They were from the left and right, once again giving me the joy of being the target of both political poles.
The criticism from the left boils down to three main points.
First, "Israel is not interested in peace."
To which I say, rubbish!
No country anywhere is more interested in peace. Israel's goal from day one, against the backdrop of relentless persecution of Jews in Europe and across North Africa and the Middle East, has been peaceful coexistence with neighboring states. But it takes two to tango, and, with only a few notable exceptions since 1948, the dance partner has been missing.
Israel is perhaps the only country that, victorious in wars it did not seek, has ceded acquired land in the hope of advancing peace. Witness the treaties with Egypt and Jordan, not to mention the unilateral withdrawals from Gaza and southern Lebanon.
Second, Prime Minister Netanyahu is untrustworthy.
Isn't he the very same prime minister who, unlike his predecessors, agreed to a 10-month freeze on settlement building as a confidence-building gesture, only to be confronted by a Palestinian leadership that was AWOL?
And didn't he defy up to 90 percent of the Israeli public who were opposed to releasing Palestinian prisoners with blood on their hands -- the blood of Israeli children and Holocaust survivors -- by handing over 26 convicted terrorists this week, with another 78 to go?
And didn't he take this step not at the end of talks with the Palestinians, but rather before they even began, in order to show the degree of his commitment?
Does anyone think this was an easy decision for Netanyahu? If so, think again. Indeed, ask yourself how many other world leaders would act similarly. The answer, I'd say, is few to none.
And third, if Netanyahu were serious, why did he announce new settlement building this week?
Actually, this wasn't a surprise. As U.S. Secretary of State John Kerry confirmed, the Israeli leader was up front about his intentions. Both the Americans and Palestinians knew about it in advance. And, as Kerry stressed, the move does not change the peace map. The building will take place in areas that all sides know will remain in Israeli hands, should there be a two-state deal.
Sure, the Palestinians are railing against the move in public, but it's a show for their own constituency. And speaking of constituencies, Palestinian leaders aren't the only ones with a "street" that needs to be taken into account. Israeli leaders also have to think about domestic politics.
And then there are the vocal critics on the right. Their arguments also boil down to three.
First, I must be "delusional" to think a peace process is even possible.
Does it then mean that Prime Minister Netanyahu, Defense Minister Ya'alon, and the other Israeli leaders involved - not exactly from the left end of the Israeli political spectrum - are also delusional? Have they simply fallen on their heads because they concluded it's worth exploring, for Israel's sake, if Palestinian calculations, supported by some key actors in the Arab world, have changed, as the U.S. believes might be the case?
The part I don't get is what exactly the critics suggest as an alternative.
Is it simply to "hang tough," as if the status quo were infinitely sustainable? Oh, one critic contended, you're giving away a "state secret," namely, that Israel might not endure if things don't change. Nonsense. This subject has been discussed ad infinitum in Israel. Of course, as a strong, resilient nation, it can endure, but doesn't Israel owe itself the obligation to leave no stone unturned in seeing if a partner, absent yesterday, might somehow show up today?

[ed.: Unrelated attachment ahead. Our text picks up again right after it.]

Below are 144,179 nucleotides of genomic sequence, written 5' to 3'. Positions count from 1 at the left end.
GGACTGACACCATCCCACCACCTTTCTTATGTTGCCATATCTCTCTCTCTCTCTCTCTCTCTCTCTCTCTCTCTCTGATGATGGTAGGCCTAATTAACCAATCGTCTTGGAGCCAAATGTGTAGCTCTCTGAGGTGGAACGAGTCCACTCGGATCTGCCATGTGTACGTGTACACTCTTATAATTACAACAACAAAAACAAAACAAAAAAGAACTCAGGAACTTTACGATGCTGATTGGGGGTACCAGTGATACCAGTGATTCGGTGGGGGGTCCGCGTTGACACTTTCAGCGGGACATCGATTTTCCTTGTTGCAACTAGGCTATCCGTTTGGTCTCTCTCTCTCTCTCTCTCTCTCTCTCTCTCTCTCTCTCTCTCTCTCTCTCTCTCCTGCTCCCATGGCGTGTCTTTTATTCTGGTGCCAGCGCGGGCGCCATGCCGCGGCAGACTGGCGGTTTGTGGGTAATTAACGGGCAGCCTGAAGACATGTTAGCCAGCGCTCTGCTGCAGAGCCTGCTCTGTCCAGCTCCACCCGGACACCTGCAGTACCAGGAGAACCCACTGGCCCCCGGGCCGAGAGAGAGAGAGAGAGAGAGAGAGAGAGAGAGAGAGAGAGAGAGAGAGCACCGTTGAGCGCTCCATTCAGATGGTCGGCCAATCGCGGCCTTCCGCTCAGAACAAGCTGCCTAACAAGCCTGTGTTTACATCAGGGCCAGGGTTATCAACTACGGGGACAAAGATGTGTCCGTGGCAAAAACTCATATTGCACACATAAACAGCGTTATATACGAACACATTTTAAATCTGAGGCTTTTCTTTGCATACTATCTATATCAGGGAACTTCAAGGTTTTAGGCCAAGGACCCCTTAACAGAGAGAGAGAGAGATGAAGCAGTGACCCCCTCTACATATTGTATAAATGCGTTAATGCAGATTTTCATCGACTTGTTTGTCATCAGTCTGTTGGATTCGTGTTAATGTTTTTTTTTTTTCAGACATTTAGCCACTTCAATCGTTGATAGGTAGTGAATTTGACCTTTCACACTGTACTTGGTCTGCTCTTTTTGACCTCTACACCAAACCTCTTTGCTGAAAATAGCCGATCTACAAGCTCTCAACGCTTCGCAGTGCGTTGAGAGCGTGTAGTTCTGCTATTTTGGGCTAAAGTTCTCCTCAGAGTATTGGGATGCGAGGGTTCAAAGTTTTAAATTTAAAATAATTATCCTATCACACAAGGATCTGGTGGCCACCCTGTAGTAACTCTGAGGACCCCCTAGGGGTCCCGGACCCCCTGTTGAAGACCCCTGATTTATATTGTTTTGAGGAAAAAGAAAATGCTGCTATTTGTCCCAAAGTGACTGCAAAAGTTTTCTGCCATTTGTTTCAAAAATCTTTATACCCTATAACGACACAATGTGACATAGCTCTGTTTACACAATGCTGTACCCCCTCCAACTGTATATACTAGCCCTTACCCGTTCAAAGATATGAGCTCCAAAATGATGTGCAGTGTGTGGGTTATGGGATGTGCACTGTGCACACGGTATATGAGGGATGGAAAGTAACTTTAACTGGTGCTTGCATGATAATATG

Second, the United States cannot be trusted to stand with Israel.
Frankly, if you think Washington can't be trusted, all bets are off. In truth, Israel has no better friend, irrespective of who sits in the Oval Office. The notion that today's America will sell Israel down the river is, frankly, quite absurd.
One may or may not be a Democrat -- I happen to be non-partisan -- but it should be abundantly clear to all but the most jaundiced that the U.S. has, as they say, Israel's back, even as Israel must always be strong enough to defend itself -- by itself.
And third, I am "naïve" to think that if the talks fail because of the Palestinians, the world will blame them, and not the Israelis.
As I wrote in the previous piece, of course there's a global chorus that will blame Israel no matter what. This goes without saying. They don't like Israel, period. Many of them don't want Israel to exist. Their outlook is on automatic pilot, at least where Israel is concerned.
But there are others eminently capable of thinking for themselves and seeing the facts as they are. Bill Clinton could not have been clearer in assigning blame for the failure of Camp David to Arafat. Read My Life, Clinton's autobiography. The vast majority of the American people have figured it out as well, judging from one poll after another. And even Saudi Prince Bandar, then his country's ambassador in Washington, publicly pointed the finger of responsibility at Arafat.
Sure, many Europeans have a problem separating fact from fantasy when it comes to the Israeli-Palestinian conflict, and they're not alone.
But the truth is the truth, and we can have no stronger weapon.
So left-wing and right-wing critics aside, there's a tiny glimmer of hope now.
The peace talks may or may not go anywhere. There is no shortage of reasons why they could well fail. But we should never be fearful of going the extra mile in the hope that maybe, just maybe, something has changed -- that, against all the odds, progress can be achieved.
After all, aren't we commanded to be "seekers of peace"?